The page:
Tuesday, 28 March 2017

"Jim Steinman's Bat Out Of Hell - The Musical", Opera House, Manchester, 24/3/17

Awesome. Emotional. Epic. Exhilarating. Gut-busting. Intense. Monumental. Powerful. Rocking. Stunning. Wagnerian.

Perfectly synthesising varied elements ranging from the graphic novel to the rock concert Jim Steinman's apocalyptic rock retelling of the Peter Pan story finally bursts onto the stage in a production that manages to equal the audacity of Steinman's songwriting more than 40 years since the project was initiated as the musical The Dream Engine and its revision Neverland, spawning the Bat Out Of Hell album and influencing virtually everything Steinman has since written.
Though it is termed a 'musical' Bat Out Of Hell really is more akin to an opera, both in writing and execution and only as an opera can the audacious nature of the work be granted full release so that it is able to achieve its potential success. Yes, 'musical' is a more marketable, more commercial term but Bat Out Of Hell is really a modern opera. As it should be:
In the year 2100 the city of Obsidian (formerly Manhattan) is ruled over by Falco who keeps his daughter Raven a virtual prisoner in his tower home, along with his wife, Sloane. Under the city live The Lost, a tribe of mutants whose genes ensure they never age beyond the age of 18. Their leader is Strat who falls for Raven when he first sets eyes on her. The feeling is reciprocated and Raven makes her escape as soon as she can, enraging Falco as well as Strat's best friend, Tink, a fellow Lost Boy who is unique in that his genes make him younger than all the others to the point that where others may ride motorcycles, Tink has to rely on his bicycle. Tink's uniqueness also means that he is never able to fulfil his sexual desires, primarily aimed at Strat, which leads to his growing jealousy toward his idol. The teenage sexual angst drives the various strands of the plot, even where that angst is jealously longed for by Falco, eager to recapture the passion that youth promised.

Steinman's libretto is somewhat rudimentary and reliant on his penchant for a unique turn of phrase but this actually works in favour of the production helping to establish the world and its language whilst harking back to the fairy-tale nature of the source material: basic, but detailed when required. It's also laced with humour and pathos and has its surprisingly moving moments.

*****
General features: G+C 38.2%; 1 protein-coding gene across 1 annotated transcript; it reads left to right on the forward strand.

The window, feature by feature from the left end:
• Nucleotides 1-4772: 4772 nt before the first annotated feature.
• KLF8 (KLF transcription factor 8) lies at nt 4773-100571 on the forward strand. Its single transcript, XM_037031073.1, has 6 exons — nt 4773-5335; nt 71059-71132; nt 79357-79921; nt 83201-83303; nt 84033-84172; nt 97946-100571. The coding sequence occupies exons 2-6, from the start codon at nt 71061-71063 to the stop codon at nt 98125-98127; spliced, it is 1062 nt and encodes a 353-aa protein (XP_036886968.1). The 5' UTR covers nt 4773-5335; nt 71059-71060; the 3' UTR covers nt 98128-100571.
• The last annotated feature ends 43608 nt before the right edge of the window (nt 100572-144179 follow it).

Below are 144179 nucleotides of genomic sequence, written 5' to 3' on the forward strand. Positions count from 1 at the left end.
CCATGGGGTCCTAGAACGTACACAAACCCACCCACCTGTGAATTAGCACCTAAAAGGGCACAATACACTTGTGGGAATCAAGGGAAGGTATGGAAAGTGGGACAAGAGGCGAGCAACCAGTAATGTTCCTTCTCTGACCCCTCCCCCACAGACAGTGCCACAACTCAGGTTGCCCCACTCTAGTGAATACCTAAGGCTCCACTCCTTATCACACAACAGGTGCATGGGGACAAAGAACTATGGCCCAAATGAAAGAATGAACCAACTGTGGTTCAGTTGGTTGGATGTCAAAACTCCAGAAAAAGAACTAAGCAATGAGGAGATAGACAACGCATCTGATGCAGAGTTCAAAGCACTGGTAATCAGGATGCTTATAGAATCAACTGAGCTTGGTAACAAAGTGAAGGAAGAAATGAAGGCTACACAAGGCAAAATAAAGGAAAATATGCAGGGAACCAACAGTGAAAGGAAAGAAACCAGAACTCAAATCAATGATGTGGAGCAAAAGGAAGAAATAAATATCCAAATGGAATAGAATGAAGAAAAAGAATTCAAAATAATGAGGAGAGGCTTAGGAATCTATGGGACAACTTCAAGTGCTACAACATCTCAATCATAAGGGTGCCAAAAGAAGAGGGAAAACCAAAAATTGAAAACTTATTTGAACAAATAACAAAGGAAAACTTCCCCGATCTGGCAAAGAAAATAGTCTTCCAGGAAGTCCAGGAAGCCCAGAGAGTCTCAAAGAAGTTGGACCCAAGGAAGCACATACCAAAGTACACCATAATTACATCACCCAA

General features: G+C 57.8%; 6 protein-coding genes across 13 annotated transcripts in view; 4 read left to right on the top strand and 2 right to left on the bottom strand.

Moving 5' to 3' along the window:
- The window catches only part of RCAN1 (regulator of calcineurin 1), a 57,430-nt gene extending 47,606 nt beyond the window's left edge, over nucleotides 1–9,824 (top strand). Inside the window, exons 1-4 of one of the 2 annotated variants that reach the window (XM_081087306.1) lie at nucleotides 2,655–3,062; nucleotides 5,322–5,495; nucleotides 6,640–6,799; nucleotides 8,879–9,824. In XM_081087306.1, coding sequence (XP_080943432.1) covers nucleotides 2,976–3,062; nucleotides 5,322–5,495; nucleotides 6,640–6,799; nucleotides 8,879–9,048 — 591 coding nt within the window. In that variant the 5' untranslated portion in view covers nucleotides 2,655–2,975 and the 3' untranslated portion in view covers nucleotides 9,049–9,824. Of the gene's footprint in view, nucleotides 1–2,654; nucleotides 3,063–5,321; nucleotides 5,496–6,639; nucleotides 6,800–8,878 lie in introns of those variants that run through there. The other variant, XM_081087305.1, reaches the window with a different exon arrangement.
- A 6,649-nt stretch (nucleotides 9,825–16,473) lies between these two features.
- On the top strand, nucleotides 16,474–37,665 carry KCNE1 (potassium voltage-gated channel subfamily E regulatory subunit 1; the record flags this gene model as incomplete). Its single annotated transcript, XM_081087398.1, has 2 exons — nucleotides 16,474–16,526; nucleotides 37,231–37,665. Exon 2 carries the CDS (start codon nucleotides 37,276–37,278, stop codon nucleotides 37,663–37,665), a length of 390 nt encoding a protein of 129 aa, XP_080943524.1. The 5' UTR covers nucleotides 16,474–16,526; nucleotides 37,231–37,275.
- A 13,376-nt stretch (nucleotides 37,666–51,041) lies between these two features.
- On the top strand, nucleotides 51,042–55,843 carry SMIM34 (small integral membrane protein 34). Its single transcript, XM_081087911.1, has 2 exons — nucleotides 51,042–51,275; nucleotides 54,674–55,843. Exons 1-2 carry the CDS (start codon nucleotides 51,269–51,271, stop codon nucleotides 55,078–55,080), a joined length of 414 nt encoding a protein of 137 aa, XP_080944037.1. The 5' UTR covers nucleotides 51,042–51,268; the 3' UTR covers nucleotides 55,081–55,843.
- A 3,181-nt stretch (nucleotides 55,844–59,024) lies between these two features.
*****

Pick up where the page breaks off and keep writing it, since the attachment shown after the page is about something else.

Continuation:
The arrangements by Steve Sidwell and Michael Reed of Steinman's songs are excellently executed and the orchestrations have a variety about them that maintains a consistent feel within the nature of the production. Indeed some arrangements are downright stunningly haunting (Heaven Can Wait for one). Robert Emery's musical direction is well judged and Gareth Owen's sound design serves Steinman's songs well, though sometimes the numerous speakers  seem barely able to contain them. The use of the songs throughout the libretto are perfectly attuned to the necessary plot elements, elaborating plot details and/or character emotion and none seem superfluous; even Dead Ringer For Love serves a purpose within the subplot between Zahara and Jagwire. Steinman's lyrics also feel perfectly at home on the grand musical stage and any minor tweaks he has made work for the better.

The set design by Jon Bausor is rich in theatrical/cinematic fluidity and it metamorphoses succinctly between numerous locations and the integration of Finn Ross' video projection and Patrick Woodroffe's awesome lighting is uniquely congruent. There are numerous references to various Steinman lyrics and projects within the set design, from the Bad For Good album artwork on Raven's bedroom wall (she oft quotes the opening lines of the title song of that album) to the Life Is A Lemon graffiti adorning some of the geological rock elements of the set. The costumes by Meentje Nielson equally establish a world of the future that echoes the past whilst retaining comedic elements as is true throughout the production.